Conduction abnormalities remain a common complication after TAVI due to the anatomical vicinity of the conduction system and the landing zone of the bioprosthetic valve. Mangieri et al. discuss in-depth the frequency and impact of new-onset left bundle branch block (LBBB) and other conduction disturbance and the need for permanent pacemaker (PPM) implantation post-TAVI. The type of device utilized, the depth of implantation, and the need of pre- and post-dilation to reduce paravalvular regurgitation are major determinants. Acute TAVI-related injury to the conduction system may cause LBBB in ~10–30% of patients and complete atrioventricular block (AVB) in ~10–30%. Importantly, LBBB may resolve in up to 85% of patients while complete AVB may resolve in up to 50%. The decision to implant a PPM therefore, should be couple with sufficient in-hospital telemetry monitoring.

Future Directions

At the 2019 American College of Cardiology Annual Scientific Meeting, data from two large randomized controlled trials in low-risk cohorts were presented (2, 3). Balloon-expandable and self-expandable THV devices were non-inferior to SAVR for the pre-specified endpoints, and hence these trials will have far-reaching implications on current and future TAVI practice. The cohorts treated in these trials were almost 10 years younger than those included in high-risk cohorts. As De Backer and Søndergaard predicted in this section, the expansion to younger populations highlights the need for understanding the use of TAVI in patients with BAV: this morphology accounts for up to 50% of severe AS cases in patients <75 years of age. Long-term valve durability data is being collected, however, given that BAV has been largely excluded from RCTs, high quality registries or dedicated RCTs are required to further characterize the durability of TAVI prosthesis in BAV morphology. Furthermore, rates of complications may be distinctive in younger in BAV cohorts and merits careful investigation.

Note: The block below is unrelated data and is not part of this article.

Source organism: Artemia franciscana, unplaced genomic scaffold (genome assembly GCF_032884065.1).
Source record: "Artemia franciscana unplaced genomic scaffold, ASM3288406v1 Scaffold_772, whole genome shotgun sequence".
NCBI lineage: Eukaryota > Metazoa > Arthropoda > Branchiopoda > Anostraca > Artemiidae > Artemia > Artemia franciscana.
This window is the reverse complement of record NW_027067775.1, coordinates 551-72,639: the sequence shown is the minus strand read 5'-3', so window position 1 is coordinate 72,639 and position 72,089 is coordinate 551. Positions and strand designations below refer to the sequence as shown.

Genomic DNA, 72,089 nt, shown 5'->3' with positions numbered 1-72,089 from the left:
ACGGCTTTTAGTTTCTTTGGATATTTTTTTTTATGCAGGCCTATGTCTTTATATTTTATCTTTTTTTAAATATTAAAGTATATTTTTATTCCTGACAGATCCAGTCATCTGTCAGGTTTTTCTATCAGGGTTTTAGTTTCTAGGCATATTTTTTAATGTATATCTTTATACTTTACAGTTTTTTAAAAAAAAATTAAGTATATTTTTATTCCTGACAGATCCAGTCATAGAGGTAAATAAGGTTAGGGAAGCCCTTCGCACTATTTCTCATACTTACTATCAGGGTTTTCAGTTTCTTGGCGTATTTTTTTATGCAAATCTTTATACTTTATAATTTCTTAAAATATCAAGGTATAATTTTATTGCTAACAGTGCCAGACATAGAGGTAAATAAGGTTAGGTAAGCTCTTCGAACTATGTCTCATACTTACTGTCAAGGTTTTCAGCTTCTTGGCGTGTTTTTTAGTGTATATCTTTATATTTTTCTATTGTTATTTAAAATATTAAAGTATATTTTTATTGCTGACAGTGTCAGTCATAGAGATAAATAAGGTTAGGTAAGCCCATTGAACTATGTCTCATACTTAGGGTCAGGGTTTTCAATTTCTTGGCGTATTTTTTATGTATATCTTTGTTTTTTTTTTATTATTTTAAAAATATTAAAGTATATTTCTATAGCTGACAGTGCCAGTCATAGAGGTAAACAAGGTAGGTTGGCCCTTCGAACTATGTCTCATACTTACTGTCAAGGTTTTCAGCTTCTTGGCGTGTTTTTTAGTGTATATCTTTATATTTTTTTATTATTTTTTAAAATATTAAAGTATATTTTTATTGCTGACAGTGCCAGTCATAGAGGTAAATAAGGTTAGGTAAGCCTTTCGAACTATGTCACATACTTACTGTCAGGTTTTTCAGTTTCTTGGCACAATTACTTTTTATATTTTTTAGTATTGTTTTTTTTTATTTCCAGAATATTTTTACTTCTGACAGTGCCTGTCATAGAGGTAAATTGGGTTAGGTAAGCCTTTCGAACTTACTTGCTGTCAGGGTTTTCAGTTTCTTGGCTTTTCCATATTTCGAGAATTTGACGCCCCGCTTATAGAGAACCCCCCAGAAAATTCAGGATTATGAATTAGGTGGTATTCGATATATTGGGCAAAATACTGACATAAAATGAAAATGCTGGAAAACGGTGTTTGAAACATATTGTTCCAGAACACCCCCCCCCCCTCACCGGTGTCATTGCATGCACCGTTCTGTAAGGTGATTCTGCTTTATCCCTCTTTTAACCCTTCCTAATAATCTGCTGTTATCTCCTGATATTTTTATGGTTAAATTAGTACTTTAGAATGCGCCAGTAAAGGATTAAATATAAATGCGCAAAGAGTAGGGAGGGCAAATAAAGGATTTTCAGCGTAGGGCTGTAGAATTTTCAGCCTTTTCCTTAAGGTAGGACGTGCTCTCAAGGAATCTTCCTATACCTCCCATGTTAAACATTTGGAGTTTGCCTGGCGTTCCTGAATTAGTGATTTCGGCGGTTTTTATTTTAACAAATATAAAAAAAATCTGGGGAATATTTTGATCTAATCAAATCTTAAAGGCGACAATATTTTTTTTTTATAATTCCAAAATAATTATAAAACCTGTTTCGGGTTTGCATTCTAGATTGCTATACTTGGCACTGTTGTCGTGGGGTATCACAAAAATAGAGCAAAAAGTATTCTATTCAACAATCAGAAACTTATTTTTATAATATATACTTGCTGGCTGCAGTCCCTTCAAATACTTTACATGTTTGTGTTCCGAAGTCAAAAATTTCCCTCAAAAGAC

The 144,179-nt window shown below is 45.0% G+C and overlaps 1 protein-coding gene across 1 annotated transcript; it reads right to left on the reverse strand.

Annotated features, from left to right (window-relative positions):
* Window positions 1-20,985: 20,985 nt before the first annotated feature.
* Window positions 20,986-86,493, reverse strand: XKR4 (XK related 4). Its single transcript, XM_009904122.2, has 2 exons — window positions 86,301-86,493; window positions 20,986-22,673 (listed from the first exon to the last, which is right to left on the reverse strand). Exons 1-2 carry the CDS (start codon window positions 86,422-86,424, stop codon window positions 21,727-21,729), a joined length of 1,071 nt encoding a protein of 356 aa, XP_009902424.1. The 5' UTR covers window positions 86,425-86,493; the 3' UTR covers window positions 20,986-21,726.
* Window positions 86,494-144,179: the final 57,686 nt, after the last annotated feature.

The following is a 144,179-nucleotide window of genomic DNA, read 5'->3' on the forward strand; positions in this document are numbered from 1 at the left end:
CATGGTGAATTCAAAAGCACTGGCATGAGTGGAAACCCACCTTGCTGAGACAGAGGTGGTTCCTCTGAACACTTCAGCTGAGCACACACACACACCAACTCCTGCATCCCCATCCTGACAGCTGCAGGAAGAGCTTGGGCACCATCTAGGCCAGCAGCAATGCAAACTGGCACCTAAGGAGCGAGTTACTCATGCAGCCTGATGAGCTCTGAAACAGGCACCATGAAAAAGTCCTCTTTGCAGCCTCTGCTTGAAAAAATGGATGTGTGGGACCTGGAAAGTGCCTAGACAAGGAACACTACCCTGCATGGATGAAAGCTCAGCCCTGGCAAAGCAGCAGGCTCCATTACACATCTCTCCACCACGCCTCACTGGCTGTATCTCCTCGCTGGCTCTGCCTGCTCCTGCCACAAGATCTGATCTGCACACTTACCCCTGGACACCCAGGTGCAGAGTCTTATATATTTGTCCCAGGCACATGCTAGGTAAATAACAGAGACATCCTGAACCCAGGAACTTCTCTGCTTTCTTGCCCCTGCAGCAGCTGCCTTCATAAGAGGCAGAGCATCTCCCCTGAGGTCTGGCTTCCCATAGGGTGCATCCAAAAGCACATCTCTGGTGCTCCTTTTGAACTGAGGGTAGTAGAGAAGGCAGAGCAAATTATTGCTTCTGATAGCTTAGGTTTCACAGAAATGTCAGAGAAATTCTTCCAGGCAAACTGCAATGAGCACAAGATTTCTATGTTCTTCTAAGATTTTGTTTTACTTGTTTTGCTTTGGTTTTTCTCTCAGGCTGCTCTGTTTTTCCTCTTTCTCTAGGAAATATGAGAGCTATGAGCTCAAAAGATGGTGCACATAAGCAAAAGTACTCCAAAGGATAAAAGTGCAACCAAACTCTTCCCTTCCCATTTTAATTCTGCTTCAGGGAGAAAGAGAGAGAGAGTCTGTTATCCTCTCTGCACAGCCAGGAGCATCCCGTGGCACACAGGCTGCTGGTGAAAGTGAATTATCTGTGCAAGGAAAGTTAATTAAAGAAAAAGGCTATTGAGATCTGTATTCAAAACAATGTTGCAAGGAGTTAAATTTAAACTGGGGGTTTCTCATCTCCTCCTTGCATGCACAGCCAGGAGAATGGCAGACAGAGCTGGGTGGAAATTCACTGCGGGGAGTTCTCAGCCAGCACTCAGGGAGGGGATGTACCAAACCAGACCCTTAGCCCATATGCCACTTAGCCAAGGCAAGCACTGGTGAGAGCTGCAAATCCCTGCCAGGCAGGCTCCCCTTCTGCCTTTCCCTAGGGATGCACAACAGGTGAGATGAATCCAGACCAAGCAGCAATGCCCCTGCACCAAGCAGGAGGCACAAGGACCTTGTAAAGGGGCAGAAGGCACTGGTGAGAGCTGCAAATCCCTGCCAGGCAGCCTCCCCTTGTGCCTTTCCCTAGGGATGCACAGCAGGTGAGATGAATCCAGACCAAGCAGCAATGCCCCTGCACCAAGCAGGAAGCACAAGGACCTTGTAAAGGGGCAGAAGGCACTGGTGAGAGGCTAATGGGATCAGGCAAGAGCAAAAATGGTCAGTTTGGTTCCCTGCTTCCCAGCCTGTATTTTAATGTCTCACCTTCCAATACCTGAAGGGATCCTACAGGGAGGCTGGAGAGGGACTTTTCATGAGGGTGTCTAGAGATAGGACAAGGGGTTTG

Voigtländer and Seiffert diligently explain this shift in focus from the early narrow high-risk TAVI cohort to the current broad all levels of surgical risk TAVI population. Patient has to date been classified according to the Society of Thoracic Surgeons Predicted Risk of Mortality (STS-PROM) at 30 days; being <4% low, 4 to 8% intermediate, and >8% high risk patients. However, this score does not include other important factors such as active malignancy, frailty, porcelain aorta, chest wall radiation, liver cirrhosis, or neurological impairment, which are important for the Heart Team decision-making. Other factors favoring TAVI include age >75, prior cardiac surgery, restricted mobility or anticipated prolonged rehabilitation, transfemoral access, severe chest deformation, or prosthesis-patient mismatch. The authors present highlights of data stemming from RCTs and registries that support the use of TAVI in intermediate-risk and data being gathered for low-risk cohorts.